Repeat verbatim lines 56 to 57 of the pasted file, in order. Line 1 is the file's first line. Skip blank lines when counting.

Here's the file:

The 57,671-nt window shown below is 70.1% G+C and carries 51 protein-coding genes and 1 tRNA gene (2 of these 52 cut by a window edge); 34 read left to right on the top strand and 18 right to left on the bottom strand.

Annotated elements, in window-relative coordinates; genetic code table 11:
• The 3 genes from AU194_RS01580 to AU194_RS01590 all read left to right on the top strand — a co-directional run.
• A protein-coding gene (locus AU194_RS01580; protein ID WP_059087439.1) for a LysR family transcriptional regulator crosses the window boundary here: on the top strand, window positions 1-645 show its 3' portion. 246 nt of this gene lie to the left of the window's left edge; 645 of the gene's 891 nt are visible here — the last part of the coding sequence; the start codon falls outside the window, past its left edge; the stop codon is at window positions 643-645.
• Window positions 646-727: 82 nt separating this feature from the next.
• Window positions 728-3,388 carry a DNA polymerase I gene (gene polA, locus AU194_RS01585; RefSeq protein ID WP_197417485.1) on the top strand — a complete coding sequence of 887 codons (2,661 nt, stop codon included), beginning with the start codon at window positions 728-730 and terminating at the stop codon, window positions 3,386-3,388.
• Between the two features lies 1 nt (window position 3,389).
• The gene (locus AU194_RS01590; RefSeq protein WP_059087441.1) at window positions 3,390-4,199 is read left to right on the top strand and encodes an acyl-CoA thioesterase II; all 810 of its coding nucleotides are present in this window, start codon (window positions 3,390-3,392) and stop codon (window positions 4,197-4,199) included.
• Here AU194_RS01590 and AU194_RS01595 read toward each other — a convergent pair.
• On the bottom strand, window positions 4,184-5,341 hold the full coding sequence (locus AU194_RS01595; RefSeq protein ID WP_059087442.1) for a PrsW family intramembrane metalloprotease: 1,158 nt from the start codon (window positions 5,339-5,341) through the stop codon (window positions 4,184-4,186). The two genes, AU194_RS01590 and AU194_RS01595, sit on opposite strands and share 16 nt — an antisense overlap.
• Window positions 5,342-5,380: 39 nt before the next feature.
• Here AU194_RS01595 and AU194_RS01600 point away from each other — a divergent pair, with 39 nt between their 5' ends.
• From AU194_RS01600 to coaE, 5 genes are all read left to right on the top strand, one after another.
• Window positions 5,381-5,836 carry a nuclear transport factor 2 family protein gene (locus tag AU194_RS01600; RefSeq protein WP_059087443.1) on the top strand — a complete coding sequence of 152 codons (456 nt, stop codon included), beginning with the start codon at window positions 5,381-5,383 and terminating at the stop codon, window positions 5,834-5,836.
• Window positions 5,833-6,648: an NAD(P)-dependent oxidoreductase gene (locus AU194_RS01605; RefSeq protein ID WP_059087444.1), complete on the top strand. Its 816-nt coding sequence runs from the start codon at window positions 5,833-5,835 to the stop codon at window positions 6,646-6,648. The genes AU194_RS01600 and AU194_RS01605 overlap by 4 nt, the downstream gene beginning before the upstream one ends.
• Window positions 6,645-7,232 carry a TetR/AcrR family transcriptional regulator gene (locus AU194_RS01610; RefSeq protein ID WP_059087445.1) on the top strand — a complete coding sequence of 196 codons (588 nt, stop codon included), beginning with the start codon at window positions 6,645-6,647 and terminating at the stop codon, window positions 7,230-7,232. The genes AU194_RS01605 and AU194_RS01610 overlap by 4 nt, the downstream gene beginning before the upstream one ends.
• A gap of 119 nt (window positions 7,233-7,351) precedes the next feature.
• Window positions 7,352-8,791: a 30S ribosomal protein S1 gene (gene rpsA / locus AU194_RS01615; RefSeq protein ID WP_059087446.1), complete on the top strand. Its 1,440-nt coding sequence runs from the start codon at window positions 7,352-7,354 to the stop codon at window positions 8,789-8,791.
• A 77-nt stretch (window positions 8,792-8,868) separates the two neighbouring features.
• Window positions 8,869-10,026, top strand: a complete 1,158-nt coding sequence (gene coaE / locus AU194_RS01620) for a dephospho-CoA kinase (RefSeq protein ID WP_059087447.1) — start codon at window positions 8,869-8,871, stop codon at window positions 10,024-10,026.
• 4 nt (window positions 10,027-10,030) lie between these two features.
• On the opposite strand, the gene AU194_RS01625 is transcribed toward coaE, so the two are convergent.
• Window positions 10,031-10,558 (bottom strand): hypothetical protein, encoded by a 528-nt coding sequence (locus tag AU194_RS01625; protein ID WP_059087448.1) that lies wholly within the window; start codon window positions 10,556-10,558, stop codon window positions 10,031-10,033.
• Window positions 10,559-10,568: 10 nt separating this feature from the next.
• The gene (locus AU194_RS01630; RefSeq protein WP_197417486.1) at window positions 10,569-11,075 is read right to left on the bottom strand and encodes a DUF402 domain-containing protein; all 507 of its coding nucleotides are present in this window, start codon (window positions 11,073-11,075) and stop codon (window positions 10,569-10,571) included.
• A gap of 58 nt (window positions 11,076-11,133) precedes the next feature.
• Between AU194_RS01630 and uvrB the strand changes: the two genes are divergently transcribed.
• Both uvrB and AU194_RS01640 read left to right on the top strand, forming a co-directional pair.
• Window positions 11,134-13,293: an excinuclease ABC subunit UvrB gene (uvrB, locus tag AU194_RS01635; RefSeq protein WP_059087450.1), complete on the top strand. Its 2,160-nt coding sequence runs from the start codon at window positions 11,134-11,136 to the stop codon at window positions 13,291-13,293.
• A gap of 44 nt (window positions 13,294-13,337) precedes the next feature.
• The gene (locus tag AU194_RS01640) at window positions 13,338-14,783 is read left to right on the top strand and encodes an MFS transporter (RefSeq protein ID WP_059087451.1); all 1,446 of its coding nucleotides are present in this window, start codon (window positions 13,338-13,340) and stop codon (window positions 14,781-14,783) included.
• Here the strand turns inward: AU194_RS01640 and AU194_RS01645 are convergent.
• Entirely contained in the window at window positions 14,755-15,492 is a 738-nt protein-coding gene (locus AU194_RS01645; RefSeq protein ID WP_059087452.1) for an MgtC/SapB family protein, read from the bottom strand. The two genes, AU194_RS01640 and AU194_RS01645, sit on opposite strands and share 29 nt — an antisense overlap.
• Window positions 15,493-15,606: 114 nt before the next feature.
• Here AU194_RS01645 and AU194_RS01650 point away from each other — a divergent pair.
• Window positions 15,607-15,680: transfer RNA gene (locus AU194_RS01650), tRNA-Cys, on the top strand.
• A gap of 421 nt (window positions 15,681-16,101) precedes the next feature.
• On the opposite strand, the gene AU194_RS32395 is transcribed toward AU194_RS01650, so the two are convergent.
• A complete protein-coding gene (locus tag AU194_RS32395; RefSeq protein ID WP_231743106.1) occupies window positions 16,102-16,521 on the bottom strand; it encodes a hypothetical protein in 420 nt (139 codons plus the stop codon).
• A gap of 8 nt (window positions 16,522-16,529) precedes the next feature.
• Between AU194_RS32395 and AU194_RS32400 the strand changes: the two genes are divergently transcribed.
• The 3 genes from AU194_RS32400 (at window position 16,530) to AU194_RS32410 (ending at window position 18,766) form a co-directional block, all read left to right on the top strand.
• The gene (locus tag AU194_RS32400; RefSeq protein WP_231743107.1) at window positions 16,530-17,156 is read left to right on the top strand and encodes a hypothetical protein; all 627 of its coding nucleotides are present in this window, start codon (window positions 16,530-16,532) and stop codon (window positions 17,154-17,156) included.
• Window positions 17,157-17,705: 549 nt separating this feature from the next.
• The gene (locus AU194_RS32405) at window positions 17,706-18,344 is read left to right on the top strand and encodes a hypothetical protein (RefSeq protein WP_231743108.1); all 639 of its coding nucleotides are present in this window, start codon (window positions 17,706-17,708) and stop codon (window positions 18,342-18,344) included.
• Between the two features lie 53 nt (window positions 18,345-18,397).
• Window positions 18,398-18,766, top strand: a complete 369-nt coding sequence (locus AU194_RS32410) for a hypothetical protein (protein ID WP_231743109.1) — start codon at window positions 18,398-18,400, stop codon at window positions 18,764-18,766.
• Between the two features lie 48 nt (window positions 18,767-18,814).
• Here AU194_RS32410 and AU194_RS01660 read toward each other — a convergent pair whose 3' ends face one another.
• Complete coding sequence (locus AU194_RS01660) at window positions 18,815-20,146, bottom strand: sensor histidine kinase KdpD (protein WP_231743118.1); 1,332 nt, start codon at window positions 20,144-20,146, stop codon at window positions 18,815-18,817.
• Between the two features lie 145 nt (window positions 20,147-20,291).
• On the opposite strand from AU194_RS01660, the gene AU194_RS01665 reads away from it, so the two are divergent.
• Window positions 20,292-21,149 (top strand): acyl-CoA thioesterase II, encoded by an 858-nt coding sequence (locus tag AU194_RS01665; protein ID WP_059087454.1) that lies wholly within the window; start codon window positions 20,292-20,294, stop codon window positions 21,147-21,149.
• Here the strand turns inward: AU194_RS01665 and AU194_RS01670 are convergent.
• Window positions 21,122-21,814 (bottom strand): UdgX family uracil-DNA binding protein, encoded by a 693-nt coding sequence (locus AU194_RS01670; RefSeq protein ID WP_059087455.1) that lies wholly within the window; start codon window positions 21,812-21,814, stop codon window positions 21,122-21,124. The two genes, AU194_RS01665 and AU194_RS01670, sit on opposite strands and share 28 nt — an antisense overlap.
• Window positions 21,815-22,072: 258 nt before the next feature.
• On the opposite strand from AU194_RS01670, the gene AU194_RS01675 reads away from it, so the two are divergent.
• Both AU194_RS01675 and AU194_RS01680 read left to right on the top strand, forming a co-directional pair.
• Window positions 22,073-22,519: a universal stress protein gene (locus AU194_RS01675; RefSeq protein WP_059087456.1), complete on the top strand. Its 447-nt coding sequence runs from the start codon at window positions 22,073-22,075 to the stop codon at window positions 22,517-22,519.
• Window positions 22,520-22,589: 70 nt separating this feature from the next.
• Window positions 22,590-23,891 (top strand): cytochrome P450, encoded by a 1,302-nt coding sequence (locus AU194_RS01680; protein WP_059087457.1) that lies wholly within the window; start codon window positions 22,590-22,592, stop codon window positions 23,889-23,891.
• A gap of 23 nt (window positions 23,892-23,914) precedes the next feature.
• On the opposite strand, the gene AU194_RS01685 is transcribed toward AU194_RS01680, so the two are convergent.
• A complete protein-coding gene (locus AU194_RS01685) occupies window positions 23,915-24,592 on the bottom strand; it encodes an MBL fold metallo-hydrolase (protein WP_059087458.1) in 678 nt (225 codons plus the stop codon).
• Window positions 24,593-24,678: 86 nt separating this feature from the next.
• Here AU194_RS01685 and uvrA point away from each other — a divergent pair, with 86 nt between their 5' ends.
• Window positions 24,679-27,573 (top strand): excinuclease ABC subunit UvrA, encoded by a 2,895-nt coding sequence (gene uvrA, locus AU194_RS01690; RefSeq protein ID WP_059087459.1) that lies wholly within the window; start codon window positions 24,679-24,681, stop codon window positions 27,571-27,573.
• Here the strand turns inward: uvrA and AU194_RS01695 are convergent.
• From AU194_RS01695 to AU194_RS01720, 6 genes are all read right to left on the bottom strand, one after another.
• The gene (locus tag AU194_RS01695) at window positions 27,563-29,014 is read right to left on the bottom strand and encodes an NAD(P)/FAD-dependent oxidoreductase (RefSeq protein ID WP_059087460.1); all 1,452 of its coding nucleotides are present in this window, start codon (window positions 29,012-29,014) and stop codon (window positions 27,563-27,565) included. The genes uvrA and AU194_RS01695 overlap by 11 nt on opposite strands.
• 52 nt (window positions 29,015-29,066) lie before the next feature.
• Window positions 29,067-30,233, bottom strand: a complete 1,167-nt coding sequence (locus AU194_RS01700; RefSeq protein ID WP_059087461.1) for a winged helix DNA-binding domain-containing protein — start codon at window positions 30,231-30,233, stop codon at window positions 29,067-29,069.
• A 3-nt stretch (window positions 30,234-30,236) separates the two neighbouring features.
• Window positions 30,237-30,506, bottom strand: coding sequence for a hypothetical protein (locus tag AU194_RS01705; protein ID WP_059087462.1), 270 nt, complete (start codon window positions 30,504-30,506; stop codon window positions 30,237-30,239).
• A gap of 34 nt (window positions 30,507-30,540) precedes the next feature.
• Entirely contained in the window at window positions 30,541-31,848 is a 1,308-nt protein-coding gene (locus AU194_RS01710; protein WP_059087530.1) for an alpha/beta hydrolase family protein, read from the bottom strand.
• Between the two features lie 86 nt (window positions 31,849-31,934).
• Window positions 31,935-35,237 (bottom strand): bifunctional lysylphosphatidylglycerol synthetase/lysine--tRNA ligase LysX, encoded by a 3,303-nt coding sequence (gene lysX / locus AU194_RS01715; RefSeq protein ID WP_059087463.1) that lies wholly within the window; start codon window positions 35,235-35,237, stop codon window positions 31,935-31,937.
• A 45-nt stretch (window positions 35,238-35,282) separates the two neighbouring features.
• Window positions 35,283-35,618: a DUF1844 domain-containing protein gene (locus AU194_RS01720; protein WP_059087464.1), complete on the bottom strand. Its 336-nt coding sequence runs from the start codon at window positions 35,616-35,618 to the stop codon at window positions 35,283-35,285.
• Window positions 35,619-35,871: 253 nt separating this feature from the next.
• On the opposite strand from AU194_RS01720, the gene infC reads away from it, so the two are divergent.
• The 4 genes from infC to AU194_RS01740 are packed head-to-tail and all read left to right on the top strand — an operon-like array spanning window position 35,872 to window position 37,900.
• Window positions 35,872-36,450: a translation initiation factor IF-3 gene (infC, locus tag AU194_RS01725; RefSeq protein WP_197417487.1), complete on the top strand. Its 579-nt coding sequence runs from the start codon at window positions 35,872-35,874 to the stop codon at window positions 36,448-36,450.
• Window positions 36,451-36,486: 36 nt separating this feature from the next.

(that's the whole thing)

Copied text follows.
• Window positions 21,815-22,072: 258 nt before the next feature.
• On the opposite strand from AU194_RS01670, the gene AU194_RS01675 reads away from it, so the two are divergent.